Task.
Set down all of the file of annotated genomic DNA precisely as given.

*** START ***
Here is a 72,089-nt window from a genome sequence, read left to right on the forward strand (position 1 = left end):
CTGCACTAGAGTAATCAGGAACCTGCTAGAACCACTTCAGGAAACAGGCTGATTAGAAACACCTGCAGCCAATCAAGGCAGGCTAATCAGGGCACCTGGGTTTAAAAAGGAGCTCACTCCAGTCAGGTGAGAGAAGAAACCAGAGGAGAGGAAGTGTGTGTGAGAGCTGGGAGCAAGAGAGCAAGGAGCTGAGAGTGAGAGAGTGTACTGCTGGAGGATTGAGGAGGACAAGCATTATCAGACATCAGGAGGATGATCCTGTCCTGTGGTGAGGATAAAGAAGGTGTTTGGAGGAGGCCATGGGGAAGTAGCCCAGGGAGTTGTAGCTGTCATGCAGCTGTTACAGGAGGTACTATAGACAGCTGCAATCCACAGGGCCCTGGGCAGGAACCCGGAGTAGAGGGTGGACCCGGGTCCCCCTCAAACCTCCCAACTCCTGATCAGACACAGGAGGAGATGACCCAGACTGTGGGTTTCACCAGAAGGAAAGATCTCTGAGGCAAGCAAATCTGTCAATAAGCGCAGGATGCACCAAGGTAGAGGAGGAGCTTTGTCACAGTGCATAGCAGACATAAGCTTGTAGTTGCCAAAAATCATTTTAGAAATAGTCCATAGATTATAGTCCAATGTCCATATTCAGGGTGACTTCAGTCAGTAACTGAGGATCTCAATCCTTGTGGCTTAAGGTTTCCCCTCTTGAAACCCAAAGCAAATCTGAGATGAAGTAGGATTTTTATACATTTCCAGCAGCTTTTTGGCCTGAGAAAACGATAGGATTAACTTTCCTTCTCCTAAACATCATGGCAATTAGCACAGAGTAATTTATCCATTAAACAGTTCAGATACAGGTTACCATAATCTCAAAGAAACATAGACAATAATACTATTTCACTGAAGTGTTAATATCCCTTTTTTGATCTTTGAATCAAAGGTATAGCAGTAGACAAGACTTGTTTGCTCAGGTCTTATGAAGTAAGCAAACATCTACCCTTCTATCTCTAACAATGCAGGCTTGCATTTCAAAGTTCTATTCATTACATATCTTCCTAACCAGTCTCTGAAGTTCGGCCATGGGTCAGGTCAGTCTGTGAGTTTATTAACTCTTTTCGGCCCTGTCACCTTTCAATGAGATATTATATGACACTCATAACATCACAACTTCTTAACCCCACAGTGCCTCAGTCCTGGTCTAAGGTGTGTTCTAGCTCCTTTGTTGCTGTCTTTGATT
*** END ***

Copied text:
Here is a 72,089-nt window from a genome sequence, read left to right on the forward strand (position 1 = left end):
CTGCACTAGAGTAATCAGGAACCTGCTAGAACCACTTCAGGAAACAGGCTGATTAGAAACACCTGCAGCCAATCAAGGCAGGCTAATCAGGGCACCTGGGTTTAAAAAGGAGCTCACTCCAGTCAGGTGAGAGAAGAAACCAGAGGAGAGGAAGTGTGTGTGAGAGCTGGGAGCAAGAGAGCAAGGAGCTGAGAGTGAGAGAGTGTACTGCTGGAGGATTGAGGAGGACAAGCATTATCAGACATCAGGAGGATGATCCTGTCCTGTGGTGAGGATAAAGAAGGTGTTTGGAGGAGGCCATGGGGAAGTAGCCCAGGGAGTTGTAGCTGTCATGCAGCTGTTACAGGAGGTACTATAGACAGCTGCAATCCACAGGGCCCTGGGCAGGAACCCGGAGTAGAGGGTGGACCCGGGTCCCCCTCAAACCTCCCAACTCCTGATCAGACACAGGAGGAGATGACCCAGACTGTGGGTTTCACCAGAAGGAAAGATCTCTGAGGCAAGCAAATCTGTCAATAAGCGCAGGATGCACCAAGGTAGAGGAGGAGCTTTGTCACAGTGCATAGCAGACATAAGCTTGTAGTTGCCAAAAATCATTTTAGAAATAGTCCATAGATTATAGTCCAATGTCCATATTCAGGGTGACTTCAGTCAGTAACTGAGGATCTCAATCCTTGTGGCTTAAGGTTTCCCCTCTTGAAACCCAAAGCAAATCTGAGATGAAGTAGGATTTTTATACATTTCCAGCAGCTTTTTGGCCTGAGAAAACGATAGGATTAACTTTCCTTCTCCTAAACATCATGGCAATTAGCACAGAGTAATTTATCCATTAAACAGTTCAGATACAGGTTACCATAATCTCAAAGAAACATAGACAATAATACTATTTCACTGAAGTGTTAATATCCCTTTTTTGATCTTTGAATCAAAGGTATAGCAGTAGACAAGACTTGTTTGCTCAGGTCTTATGAAGTAAGCAAACATCTACCCTTCTATCTCTAACAATGCAGGCTTGCATTTCAAAGTTCTATTCATTACATATCTTCCTAACCAGTCTCTGAAGTTCGGCCATGGGTCAGGTCAGTCTGTGAGTTTATTAACTCTTTTCGGCCCTGTCACCTTTCAATGAGATATTATATGACACTCATAACATCACAACTTCTTAACCCCACAGTGCCTCAGTCCTGGTCTAAGGTGTGTTCTAGCTCCTTTGTTGCTGTCTTTGATT